When the exogeneous compound or the oligopeptide is to be administered with exogeneous ligand, the administration can be simultaneous or sequential, as will be appreciated by those in the art.
For therapy, when the oligopeptides are to be used, the oligopeptides may be administered topically or parenterally, e.g. by injection at a particular site, for example, subcutaneously, intraperitoneally, intravascularly, intranasally, transdermally or the like. Formulations for injection will comprise a physiologically-acceptable medium, such as water, saline, PBS, aqueous ethanol, aqueous ethylene glycols, or the like. Water soluble preservatives which may be employed include sodium bisulfite, sodium thiosulfate, ascorbate, benzalkonium chloride, chlorobutanol, thimerosal, phenylmercuric borate, parabens, benzyl alcohol and phenylethanol. These agents may be present in individual amounts of from about 0.001 to about 5% by weight and preferably about 0.01 to about 2%. Suitable water soluble buffering agents that may be employed are alkali or alkaline earth carbonates, phosphates, bicarbonates, citrates, borates, acetates, succinates and the like, such as sodium phosphate, citrate, borate, acetate, bicarbonate and carbonate. Additives such as carboxymethylcellulose may be used as a carrier in amounts of from about 0.01 to about 5% by weight. The formulation will vary depending upon the purpose of the formulation, the particular mode employed for modulating the receptor activity, the intended treatment, and the like. The formulation may involve patches, capsules, liposomes, time delayed coatings, pills, or may be formulated in pumps for continuous administration. The specific dosage can be determined empirically in accordance with known ways. See, for example Harrison's, Principles of Internal Medicine, 11th ed. Braunwald et al. ed, McGraw Hill Book Co., New York, 1987.
Generally, a therapeutically effective dose of the subject oligopeptides will be in the range of about 0.005-10, more usually from about 0.01-1 mg/kg of host weight, and preferably from about 0.1 to about 1 mg/kg; for example, from about 0.3 to about 0.9 is preferred for the leptin receptor oligopeptide. Such a dose will be sufficient to enhance the action of the therapeutic hormone, usually by at least as much as 50%. Administration may be as often as daily; usually not more than one or more times daily, or as infrequent as weekly, depending upon the level of drug which is administered. The oligopeptides may be administered alone, or in combination with the therapeutic hormone. The hormone may be administered at a normally therapeutically effective dose, or the dose may be decreased by as much as 50%, usually by as much as 25%, to compensate for the oligopeptide enhancement. The host may be any mammal including domestic animals, pets, laboratory animals and primates, particularly humans. The amount will generally be adjusted depending upon the half life of the peptide, where dosages in the lower portion of the range may be employed where the peptide has an enhanced half life or is provided as a depot, such as a slow release composition comprising particles, introduced in a matrix which maintains the peptide over an extended period of time, e.g., a collagen matrix, use of a pump which continuously infuses the peptide over an extended period of time over a substantially continuous rate, or the like. Heller, Biodegradable Polymers in Controlled Drug Delivery, in: CRC Critical Reviews in Therapeutic Drua Carrier Systems, Vol. 1, CRC Press, Boca Raton, Fla., 1987, pp 39-90, describes encapsulation for controlled drug delivery, and Di Colo (1992) Biomaterials 13:850-856 describes controlled drug release from hydrophobic polymers.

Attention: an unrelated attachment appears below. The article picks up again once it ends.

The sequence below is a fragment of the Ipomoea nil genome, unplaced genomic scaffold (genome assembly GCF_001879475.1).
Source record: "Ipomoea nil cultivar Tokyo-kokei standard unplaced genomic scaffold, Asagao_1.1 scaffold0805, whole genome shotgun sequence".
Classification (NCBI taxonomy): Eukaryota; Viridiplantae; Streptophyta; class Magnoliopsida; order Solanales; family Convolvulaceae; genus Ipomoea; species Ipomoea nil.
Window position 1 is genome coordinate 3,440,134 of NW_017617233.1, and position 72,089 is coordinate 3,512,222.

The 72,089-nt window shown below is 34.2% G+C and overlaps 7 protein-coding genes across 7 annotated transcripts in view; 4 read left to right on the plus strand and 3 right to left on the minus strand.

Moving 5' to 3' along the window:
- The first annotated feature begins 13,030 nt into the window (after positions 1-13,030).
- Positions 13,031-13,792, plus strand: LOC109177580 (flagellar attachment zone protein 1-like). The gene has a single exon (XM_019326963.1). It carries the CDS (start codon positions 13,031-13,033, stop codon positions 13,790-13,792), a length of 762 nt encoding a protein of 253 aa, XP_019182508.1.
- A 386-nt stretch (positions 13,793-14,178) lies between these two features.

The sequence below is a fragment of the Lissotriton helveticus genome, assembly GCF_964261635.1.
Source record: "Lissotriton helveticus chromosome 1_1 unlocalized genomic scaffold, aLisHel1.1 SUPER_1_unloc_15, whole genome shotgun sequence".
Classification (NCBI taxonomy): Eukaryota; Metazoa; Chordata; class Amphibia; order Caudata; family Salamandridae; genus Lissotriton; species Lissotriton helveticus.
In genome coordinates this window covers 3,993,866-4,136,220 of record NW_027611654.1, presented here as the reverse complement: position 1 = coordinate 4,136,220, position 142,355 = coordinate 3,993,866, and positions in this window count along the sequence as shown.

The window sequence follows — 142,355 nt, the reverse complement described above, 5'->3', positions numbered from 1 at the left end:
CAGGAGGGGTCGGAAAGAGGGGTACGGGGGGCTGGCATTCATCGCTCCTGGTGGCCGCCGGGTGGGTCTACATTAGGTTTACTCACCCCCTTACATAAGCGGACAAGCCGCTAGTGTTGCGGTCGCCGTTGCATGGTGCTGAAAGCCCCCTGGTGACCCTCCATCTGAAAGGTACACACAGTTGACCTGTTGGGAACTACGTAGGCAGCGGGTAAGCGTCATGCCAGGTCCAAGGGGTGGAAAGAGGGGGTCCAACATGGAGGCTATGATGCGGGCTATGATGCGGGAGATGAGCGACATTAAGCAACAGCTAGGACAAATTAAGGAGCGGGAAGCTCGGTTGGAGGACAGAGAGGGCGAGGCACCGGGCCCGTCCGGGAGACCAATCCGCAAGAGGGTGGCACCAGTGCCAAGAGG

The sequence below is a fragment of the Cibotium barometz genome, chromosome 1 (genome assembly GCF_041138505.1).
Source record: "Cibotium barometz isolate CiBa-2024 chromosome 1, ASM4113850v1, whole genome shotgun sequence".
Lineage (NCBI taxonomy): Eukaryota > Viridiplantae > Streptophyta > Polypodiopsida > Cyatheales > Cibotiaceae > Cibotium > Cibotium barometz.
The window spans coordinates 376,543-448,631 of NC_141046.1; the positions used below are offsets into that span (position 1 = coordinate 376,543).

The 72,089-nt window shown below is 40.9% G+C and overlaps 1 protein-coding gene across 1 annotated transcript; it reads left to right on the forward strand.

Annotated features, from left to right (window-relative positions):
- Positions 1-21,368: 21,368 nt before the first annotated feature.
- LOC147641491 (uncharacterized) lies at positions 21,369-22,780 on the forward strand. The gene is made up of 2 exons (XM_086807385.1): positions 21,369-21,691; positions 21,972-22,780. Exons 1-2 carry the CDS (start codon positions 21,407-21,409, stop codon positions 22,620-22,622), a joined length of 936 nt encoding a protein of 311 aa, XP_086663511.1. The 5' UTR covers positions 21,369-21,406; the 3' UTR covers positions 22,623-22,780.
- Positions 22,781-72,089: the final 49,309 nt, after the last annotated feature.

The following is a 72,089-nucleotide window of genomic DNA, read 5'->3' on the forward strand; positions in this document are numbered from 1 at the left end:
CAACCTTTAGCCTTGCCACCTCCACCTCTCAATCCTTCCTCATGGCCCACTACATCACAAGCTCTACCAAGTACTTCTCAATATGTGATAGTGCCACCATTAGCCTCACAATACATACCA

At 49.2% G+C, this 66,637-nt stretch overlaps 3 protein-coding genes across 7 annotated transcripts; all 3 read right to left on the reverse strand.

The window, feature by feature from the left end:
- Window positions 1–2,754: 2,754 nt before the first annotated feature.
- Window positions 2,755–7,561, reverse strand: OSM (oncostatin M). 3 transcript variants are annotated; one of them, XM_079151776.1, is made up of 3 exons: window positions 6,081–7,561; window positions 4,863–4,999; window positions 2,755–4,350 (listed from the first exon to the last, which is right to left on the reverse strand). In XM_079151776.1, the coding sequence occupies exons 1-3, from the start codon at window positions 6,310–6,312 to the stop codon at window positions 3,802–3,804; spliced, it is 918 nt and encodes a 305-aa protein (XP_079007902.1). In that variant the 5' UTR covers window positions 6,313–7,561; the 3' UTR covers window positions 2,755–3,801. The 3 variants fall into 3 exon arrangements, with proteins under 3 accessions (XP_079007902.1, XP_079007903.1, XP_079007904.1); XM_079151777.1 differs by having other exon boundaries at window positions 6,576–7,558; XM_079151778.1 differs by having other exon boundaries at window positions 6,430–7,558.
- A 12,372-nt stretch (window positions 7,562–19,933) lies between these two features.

In a preferred embodiment, the oligopeptides, modified receptors and cells containing the modified receptors are used in screening assays. Identification of the amino acid sequence in this region of receptors permits the design of drug screening assays for compounds that modulate receptor internalization or serve as ligand replacements for type 2 receptors.
Drug screening assays utilize the subject sequence information and peptide compositions, e.g., proteins, oligopeptides and synthetic derivatives thereof, to identify agents that modulate the internalization of cell surface receptors, or, in the case of type 2 receptors, allow the identification of agents that serve as ligand replacements.
Drug candidates capable of modulating surface receptor internalization are identified by first screening the drug candidates for the ability to compete with a bioactive oligopeptide for association with the intact receptor or that interfere with the binding of an oligopeptide to the subject receptor derived oligopeptides.